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MySQL 5.6 Reference Manual  /  ...  /  Obtaining the Replication Master Binary Log Coordinates

17.1.1.4 Obtaining the Replication Master Binary Log Coordinates

To configure the slave to start the replication process at the correct point, you need to note the master's current coordinates within its binary log.

Warning

This procedure uses FLUSH TABLES WITH READ LOCK, which blocks COMMIT operations for InnoDB tables.

If you have existing data on your master that you want to synchronize on your slaves before starting the replication process, you must stop processing statements on the master, and then obtain its current binary log coordinates and dump its data, before permitting the master to continue executing statements. If you do not stop the execution of statements, the data dump and the master status information that you use will not match and you will end up with inconsistent or corrupted databases on the slaves.

If you are planning to shut down the master to create a data snapshot, you can optionally skip this procedure and instead store a copy of the binary log index file along with the data snapshot. In that situation, the master creates a new binary log file on restart. The master binary log coordinates where the slave must start the replication process are therefore the start of that new file, which is the next binary log file on the master following after the files that are listed in the copied binary log index file.

To obtain the master binary log coordinates, follow these steps:

  1. Start a session on the master by connecting to it with the command-line client, and flush all tables and block write statements by executing the FLUSH TABLES WITH READ LOCK statement:

    mysql> FLUSH TABLES WITH READ LOCK;
    Warning

    Leave the client from which you issued the FLUSH TABLES statement running so that the read lock remains in effect. If you exit the client, the lock is released.

  2. In a different session on the master, use the SHOW MASTER STATUS statement to determine the current binary log file name and position:

    mysql > SHOW MASTER STATUS;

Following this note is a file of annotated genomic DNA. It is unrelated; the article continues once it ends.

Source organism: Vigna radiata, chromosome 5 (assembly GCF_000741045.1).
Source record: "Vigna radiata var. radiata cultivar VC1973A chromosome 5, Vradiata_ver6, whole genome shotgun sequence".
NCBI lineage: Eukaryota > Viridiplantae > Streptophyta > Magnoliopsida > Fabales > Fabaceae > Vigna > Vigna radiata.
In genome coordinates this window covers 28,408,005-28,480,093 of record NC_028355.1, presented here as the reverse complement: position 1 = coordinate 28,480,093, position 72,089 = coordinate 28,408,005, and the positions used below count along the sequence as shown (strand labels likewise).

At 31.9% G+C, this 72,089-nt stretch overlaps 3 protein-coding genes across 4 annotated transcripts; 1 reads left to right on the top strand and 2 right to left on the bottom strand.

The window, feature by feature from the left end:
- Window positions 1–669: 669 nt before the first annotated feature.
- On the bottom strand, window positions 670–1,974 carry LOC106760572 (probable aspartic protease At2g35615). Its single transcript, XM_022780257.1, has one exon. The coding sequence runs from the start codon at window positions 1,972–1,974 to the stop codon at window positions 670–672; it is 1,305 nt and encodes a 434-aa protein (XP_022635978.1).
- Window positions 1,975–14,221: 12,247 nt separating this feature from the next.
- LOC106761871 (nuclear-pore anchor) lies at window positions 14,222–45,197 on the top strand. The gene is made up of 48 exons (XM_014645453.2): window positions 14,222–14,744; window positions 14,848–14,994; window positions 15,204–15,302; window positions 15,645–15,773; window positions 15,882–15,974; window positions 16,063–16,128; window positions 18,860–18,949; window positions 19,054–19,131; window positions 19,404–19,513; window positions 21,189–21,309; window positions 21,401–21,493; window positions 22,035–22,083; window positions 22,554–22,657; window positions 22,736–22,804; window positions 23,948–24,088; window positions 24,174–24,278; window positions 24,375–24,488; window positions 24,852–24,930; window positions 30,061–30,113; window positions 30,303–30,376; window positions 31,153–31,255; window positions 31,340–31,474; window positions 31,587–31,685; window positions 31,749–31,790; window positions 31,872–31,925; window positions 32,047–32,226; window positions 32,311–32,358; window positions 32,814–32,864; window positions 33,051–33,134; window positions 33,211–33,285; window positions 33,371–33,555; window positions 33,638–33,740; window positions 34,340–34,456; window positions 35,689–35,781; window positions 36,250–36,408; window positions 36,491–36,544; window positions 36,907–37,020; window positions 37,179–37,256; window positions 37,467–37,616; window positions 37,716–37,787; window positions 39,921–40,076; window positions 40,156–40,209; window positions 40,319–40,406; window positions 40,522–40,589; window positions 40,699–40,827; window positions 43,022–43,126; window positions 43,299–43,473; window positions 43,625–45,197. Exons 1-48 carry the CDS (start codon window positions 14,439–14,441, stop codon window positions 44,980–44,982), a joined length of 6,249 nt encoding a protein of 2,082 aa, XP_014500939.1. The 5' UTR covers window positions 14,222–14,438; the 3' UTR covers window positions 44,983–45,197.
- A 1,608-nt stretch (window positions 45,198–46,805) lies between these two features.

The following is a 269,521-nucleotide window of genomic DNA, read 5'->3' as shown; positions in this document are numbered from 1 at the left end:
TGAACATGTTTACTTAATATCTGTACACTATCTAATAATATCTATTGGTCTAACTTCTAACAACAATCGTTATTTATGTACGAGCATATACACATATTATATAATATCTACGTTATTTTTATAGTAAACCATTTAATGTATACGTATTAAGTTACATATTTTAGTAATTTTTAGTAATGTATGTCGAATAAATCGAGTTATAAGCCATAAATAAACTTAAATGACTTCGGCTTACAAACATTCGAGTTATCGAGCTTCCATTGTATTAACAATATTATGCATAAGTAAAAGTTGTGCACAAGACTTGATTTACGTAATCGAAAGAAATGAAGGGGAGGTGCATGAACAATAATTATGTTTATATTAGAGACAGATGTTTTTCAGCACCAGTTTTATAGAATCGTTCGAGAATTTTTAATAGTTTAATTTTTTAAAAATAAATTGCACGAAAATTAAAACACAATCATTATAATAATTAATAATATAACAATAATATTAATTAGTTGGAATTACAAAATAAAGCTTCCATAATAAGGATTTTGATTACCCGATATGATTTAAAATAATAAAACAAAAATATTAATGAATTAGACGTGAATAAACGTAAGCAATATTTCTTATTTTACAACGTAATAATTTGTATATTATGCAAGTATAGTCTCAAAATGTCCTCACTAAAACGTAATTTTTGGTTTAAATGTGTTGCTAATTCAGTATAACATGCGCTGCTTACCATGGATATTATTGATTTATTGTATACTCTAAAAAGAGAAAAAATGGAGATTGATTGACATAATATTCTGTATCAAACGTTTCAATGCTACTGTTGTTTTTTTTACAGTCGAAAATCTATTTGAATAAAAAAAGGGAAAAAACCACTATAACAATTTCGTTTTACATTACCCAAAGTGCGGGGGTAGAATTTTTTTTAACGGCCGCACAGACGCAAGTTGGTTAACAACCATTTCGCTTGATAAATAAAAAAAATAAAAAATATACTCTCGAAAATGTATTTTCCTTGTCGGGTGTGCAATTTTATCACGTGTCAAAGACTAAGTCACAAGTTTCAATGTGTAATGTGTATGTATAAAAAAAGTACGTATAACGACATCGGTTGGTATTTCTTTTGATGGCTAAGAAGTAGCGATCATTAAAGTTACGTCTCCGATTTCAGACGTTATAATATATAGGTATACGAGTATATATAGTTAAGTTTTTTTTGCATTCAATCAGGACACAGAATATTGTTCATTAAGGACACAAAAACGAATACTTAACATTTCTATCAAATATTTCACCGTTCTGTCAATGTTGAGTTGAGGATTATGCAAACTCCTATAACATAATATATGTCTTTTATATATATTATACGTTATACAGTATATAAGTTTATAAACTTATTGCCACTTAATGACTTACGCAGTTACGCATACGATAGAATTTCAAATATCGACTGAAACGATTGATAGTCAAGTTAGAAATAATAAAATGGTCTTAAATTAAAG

+------------------+----------+--------------+------------------+
    | File             | Position | Binlog_Do_DB | Binlog_Ignore_DB |
    +------------------+----------+--------------+------------------+
    | mysql-bin.000003 | 73       | test         | manual,mysql     |
    +------------------+----------+--------------+------------------+

    The File column shows the name of the log file and Position shows the position within the file. In this example, the binary log file is mysql-bin.000003 and the position is 73. Record these values. You need them later when you are setting up the slave. They represent the replication coordinates at which the slave should begin processing new updates from the master.

    If the master has been running previously without binary logging enabled, the log file name and position values displayed by SHOW MASTER STATUS or mysqldump --master-data will be empty. In that case, the values that you need to use later when specifying the slave's log file and position are the empty string ('') and 4.

You now have the information you need to enable the slave to start reading from the binary log in the correct place to start replication.

If you have existing data that needs be to synchronized with the slave before you start replication, leave the client running so that the lock remains in place and then proceed to Section 17.1.1.5, “Creating a Data Snapshot Using mysqldump”, or Section 17.1.1.6, “Creating a Data Snapshot Using Raw Data Files”. The idea here is to prevent any further changes so that the data copied to the slaves is in synchrony with the master.

If you are setting up a brand new master and slave replication group, you can exit the first session to release the read lock.


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